Using Accreditation to Boost High-Poverty Schools
School Administrator, August 2020

During her tenure as superintendent in Jennings, Mo., Tiffany Anderson used accreditation to begin continuous improvement in her high-poverty schools. PHOTO COURTESY OF TOPEKA PUBLIC SCHOOLS UNIFIED DISTRICT NO. 501
At the back-to-school celebration in Jennings, Mo., six years ago, then-superintendent Tiffany Anderson announced preliminary test scores that guaranteed the high-poverty suburban district would regain full state accreditation, a goal that had been elusive for years.

Anderson told the educators in a packed auditorium that the milestone had far-reaching implications beyond the school district in north St. Louis County and its 3,000 students, 96 percent of whom qualified for federally subsidized lunches. The success in Jennings, she announced, is “giving hope to every district that looks like us.”

That includes the high-poverty Topeka Unified School District 501 in Kansas, where Anderson was hired in 2016 to lead 30 schools and 14,000 students.

External Buy-in

The high-performance bar for effective schools is aided, she says, by an accreditation and/or continuous school improvement process that the community sees as a shared experience, with support for programs, policies and procedures that help students and families overcome barriers that prevent a deeper school engagement.

Poverty-fighting measures include working with local food banks to open onsite and mobile pantries; placing washers and dryers in schools, where the cost per load is one hour of community service; offering comprehensive, school-based health care; providing shelter for homeless and foster children; expanding after-school programming; and monthly data checks to track and review student progress, attendance, finances and social-emotional well-being.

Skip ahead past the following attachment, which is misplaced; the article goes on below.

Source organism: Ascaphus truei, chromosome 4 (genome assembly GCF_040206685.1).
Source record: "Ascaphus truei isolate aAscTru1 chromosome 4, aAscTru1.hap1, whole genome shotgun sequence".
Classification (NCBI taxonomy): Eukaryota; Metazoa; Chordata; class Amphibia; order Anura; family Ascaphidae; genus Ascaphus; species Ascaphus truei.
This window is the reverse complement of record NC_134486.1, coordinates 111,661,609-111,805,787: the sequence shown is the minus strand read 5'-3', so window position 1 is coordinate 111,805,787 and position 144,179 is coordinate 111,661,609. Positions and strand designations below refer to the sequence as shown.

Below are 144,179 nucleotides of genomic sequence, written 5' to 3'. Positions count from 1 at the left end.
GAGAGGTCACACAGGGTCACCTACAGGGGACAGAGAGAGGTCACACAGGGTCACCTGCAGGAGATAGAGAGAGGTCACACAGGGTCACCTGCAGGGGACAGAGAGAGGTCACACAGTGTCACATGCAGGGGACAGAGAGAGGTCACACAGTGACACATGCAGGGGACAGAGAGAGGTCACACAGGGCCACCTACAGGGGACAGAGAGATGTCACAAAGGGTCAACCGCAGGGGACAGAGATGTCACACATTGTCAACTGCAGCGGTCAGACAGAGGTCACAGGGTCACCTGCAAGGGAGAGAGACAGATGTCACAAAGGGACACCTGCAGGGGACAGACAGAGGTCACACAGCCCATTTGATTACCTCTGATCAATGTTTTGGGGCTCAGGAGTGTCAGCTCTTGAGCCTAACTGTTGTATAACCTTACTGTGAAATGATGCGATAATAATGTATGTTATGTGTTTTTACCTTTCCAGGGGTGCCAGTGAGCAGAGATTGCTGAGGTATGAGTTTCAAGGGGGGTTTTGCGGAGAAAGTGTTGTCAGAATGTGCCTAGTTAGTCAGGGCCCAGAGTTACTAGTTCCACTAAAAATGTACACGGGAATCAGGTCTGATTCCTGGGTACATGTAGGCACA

“When you go to the doctor, you’re sitting on the bed, they take out a computer and pull up your health history,” Anderson says. “There’s no difference here. We pull up a child’s academic health history.”

None of this is possible, she explains, without strong community buy-in and partnerships with key players, including businesses, colleges and universities.

“Galvanizing the community around the success of students in the name of accreditation, or continuous improvement, or whatever you want to call that,” Anderson says, “it’s still at the end of the day collaborating with the community and getting them centered around the achievement of families, on growing adults.”

Holistic Treatment

Anderson points to a moral imperative in ensuring students in high-poverty districts are taught properly, tested soundly, treated in a holistic manner and prepared from an early age for college and career readiness — including for jobs in the school district itself.

“If we use poverty as a reason why we can’t meet state standards, and the nation has more than 50 percent of its public schools students on free lunch,” she says, “what are we saying is going to happen to those schools that face poverty conditions?”

Saying they can’t meet state standards is “scary,” Anderson adds. “The stronger statement is that we as school leaders who take on great challenges, we are responsible for using systems thinking to help create a sustainable model to move beyond the issues that poverty presents.”